Pilgrimage: Spiritual Journey or Sacred Destination?
Since antiquity, mankind has felt the call to journey afar in search of meaning. From those of the Abrahamic religions to Zoroastrians, as well as many who subscribe to no particular belief set, a time comes to cross their threshold on what they consider a pilgrimage.
“Evolution of modern transportation systems and the requirement to fit into work schedules have changed pilgrimage,” observed Dr. Justine Digance of Griffith University in Australia. “Few today would entertain a year-round trip from the U.K. to the Holy Land, which was the norm in the Middle Ages—along with all the hardships.”
“Many state that to be a pilgrim, one must encounter suffering,” she noted. “I don’t see that it has a role in today’s discussion of pilgrimage, unless it is offered as part and parcel of the event, such as barefoot climbing of Crough Patrick in August is said to bring merit, as does certain pilgrimages done barefoot in both the Buddhist and Hindu traditions.”
A resident of Kenmare, Ireland, Des Dempsey, 41, said that people come from all over to climb Crough Patrick, or the Reek, as it is known locally.
“From Balintubber Abbey there is a traditional pilgrimage route across the fields and wild lands to the base of the mountain,” Dempsey said. “Reek Sunday is traditionally the last Sunday in August when thousands come and climb it, though generally not the locals. They will usually beat the crowds and climb it the Friday before.”
“The Reek is a difficult climb, involving some suffering, physically and mentally, often with harsh exposure to the elements and some sacrifice — of time, comfort, requiring endurance and strength, challenging a person physically, mentally and spiritually,” he continued. “When I did the climbs, I was considering the rewards, rather than the cost.”
“To walk such well-trodden pilgrimage routes are journeys worthwhile doing in themselves, but they make the arriving all the more rewarding,” he went on. “You become part of a bigger journey, something bigger than the self. As for climbing barefoot, it makes it a very different journey. You have to be so much more conscious of every step, to be in the moment and the attention you get is great.”
“People have been traveling that route on pilgrimage for generations untold, long before Christianity came to Ireland certainly,” he concluded. “Then they climbed it for Lugh of the Long Arm, the Sun God. When St. Patrick arrived, he climbed it too and declared it for the new Christian God and the Irish, ever accommodating, said “Grand,” and continued climbing. It’s a special place, immediately obvious to me the first time I ever saw it, regardless of in whose name it is climbed.”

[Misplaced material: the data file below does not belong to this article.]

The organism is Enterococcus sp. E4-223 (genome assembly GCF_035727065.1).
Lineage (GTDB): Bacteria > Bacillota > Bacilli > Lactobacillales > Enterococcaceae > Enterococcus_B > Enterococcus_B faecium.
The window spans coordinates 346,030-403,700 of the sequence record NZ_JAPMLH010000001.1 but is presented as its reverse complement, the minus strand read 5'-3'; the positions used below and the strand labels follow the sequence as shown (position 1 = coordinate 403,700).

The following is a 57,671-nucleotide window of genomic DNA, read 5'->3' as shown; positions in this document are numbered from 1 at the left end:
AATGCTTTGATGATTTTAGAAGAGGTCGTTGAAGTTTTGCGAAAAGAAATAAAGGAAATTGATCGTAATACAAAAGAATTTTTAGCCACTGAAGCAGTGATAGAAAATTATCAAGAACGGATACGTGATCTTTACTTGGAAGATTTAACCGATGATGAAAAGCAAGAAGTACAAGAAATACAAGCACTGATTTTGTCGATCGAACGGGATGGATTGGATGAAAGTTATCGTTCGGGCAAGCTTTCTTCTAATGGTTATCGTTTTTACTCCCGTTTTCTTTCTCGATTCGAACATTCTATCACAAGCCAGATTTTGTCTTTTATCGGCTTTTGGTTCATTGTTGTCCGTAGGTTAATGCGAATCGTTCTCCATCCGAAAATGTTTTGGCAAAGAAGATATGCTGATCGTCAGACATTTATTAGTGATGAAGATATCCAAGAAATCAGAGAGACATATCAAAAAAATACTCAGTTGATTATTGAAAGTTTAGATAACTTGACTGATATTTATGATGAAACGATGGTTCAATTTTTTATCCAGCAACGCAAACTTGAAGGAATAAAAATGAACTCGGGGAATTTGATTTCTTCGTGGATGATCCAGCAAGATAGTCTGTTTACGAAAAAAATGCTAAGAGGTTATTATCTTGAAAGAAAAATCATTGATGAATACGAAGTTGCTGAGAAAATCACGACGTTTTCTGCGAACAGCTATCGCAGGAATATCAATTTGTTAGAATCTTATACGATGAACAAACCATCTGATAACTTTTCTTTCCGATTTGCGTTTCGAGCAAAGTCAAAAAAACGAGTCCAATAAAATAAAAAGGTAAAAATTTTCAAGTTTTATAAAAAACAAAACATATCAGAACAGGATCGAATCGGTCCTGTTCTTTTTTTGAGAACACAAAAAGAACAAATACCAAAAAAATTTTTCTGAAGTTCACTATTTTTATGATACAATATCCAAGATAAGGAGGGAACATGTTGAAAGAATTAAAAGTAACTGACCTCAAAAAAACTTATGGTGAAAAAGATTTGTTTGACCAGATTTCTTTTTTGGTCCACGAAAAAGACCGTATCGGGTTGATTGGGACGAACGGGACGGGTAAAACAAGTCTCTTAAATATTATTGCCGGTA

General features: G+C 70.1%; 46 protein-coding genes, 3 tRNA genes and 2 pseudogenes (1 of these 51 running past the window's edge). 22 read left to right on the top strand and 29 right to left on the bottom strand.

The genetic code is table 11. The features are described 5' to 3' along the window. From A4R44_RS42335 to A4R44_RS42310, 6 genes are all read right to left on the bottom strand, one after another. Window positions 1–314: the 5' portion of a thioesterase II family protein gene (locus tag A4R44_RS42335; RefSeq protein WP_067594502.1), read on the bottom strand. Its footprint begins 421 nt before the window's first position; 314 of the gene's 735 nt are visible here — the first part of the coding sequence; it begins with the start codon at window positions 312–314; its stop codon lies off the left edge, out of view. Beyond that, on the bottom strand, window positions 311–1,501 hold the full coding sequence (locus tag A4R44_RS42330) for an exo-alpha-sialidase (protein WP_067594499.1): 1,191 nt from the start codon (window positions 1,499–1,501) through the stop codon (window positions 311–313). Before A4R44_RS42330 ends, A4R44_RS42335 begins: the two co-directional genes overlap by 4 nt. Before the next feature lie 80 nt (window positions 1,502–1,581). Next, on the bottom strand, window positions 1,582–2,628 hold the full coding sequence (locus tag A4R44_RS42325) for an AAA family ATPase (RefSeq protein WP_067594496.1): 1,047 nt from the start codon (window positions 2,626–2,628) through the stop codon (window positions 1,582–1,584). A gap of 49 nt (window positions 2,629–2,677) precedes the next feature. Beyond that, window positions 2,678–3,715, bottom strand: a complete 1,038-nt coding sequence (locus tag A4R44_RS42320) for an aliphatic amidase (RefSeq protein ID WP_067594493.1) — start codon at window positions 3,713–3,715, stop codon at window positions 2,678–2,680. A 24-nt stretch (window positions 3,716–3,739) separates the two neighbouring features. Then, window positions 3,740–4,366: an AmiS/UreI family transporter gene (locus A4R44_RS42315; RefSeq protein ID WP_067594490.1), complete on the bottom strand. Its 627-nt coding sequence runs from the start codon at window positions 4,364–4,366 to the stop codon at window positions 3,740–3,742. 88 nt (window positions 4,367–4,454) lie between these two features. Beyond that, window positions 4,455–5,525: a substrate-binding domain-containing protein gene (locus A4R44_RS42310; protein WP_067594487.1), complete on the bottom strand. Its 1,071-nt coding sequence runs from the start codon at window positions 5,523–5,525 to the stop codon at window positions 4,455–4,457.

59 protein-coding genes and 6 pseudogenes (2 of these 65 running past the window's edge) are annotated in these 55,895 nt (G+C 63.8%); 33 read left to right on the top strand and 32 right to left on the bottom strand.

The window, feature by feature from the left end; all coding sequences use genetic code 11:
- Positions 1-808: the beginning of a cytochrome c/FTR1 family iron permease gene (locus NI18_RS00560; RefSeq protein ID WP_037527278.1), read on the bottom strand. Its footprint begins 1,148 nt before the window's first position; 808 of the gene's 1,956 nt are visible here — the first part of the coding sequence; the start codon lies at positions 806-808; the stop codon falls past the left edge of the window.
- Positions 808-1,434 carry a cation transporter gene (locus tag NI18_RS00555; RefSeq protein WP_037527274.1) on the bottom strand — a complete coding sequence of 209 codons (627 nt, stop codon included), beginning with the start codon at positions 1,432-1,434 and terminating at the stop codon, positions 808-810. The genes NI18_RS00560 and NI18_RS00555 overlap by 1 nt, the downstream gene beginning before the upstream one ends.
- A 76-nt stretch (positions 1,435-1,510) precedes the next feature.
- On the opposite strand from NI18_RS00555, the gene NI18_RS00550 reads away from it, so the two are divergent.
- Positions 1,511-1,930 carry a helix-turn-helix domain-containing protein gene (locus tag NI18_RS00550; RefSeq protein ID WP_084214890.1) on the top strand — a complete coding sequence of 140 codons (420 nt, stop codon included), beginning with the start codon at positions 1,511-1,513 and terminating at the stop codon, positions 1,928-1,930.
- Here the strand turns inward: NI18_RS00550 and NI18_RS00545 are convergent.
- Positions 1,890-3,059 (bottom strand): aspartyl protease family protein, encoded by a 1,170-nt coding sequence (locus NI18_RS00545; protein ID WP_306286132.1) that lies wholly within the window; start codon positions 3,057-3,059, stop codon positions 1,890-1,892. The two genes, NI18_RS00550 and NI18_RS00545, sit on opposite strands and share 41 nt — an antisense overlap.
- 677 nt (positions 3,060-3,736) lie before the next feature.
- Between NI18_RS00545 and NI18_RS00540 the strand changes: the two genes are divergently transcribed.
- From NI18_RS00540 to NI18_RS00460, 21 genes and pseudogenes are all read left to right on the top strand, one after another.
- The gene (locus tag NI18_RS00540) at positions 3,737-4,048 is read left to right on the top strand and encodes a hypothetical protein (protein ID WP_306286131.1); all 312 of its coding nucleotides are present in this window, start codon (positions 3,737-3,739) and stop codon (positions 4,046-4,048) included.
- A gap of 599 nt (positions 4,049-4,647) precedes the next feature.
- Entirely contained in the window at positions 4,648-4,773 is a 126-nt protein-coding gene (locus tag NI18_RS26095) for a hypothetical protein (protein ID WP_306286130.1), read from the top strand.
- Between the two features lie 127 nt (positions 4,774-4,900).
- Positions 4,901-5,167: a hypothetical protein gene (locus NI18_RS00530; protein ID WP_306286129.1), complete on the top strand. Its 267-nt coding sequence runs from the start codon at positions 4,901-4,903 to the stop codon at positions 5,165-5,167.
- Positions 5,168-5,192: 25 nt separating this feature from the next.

Just as mountains have attracted those seeking spiritual heights, the confluences of big rivers are often places of powerful mythology according to Rana P. B. Singh, professor of cultural geography and heritage studies at Banaras Hindu University in Varanasi.
“The notion of Pudyadayi or ‘merit-giving’ refers to the inherent ‘spirit of place’ of a particular site, which since ancient times attracted sensitive and spiritual persons to come and get interconnected with the divine spirit as described in ancient texts,” he stated. “In the process of adding more representation from other religious places, and continuous superimposition of such mythic-mystic-sacrosanct images and rituals, the ‘merit-giving’ capacity of these places increased, expanded and attracted more people.”
According to Professor Singh, “Along the riverfront Ganga Ghats in Varanasi ‘life’ and ‘death’ both go together in the vision of Shiva’s cosmic dance. Shiva is the supreme and ultimate god of ‘life’ and ‘death’ together, and Varanasi is the resort of Shiva, that is how ‘life’ and ‘death’ are considered as two phases of life. The Ganga, being the liquid energy of Shiva, takes care of both the conditions: birth — life started in water, and death — final mergence is in the river.”
According to Tasoula Manaridis, 42, of Nicosia in Cyprus, it is the vestiges of spiritual leaders that make a locale sacred and beckon those seeking guidance and inspiration.
“In the Greek Orthodox faith a widespread and long-lasting custom is the journey to holy places to kneel in worship,” she said. “From antiquity and until present the conviction has persisted that prayer or the performance of religious duties are more effective in places where saints were born, died, wrought miracles, suffered martyrdom or merely existed; in ones where there were churches, relics of saints or miraculous icons. It is very common in the Orthodox religion that when someone faces a problem such as a serious illness to visit a place of worship, light a candle and pray for the well being of the ill.”
“Kykkos Monastery is one of those places,” she asserted. “The Monastery located in the Troodos Mountains is one of the richest monasteries on the island and it possesses one of the three icons of Virgin Mary ascribed by St Luke. Many pilgrims take day trips to the Monastery to pray and give an offering — it can be a piece of jewelry — to the Icon of Virgin Mary.”
For some pilgrims, the very journey itself is an offering.
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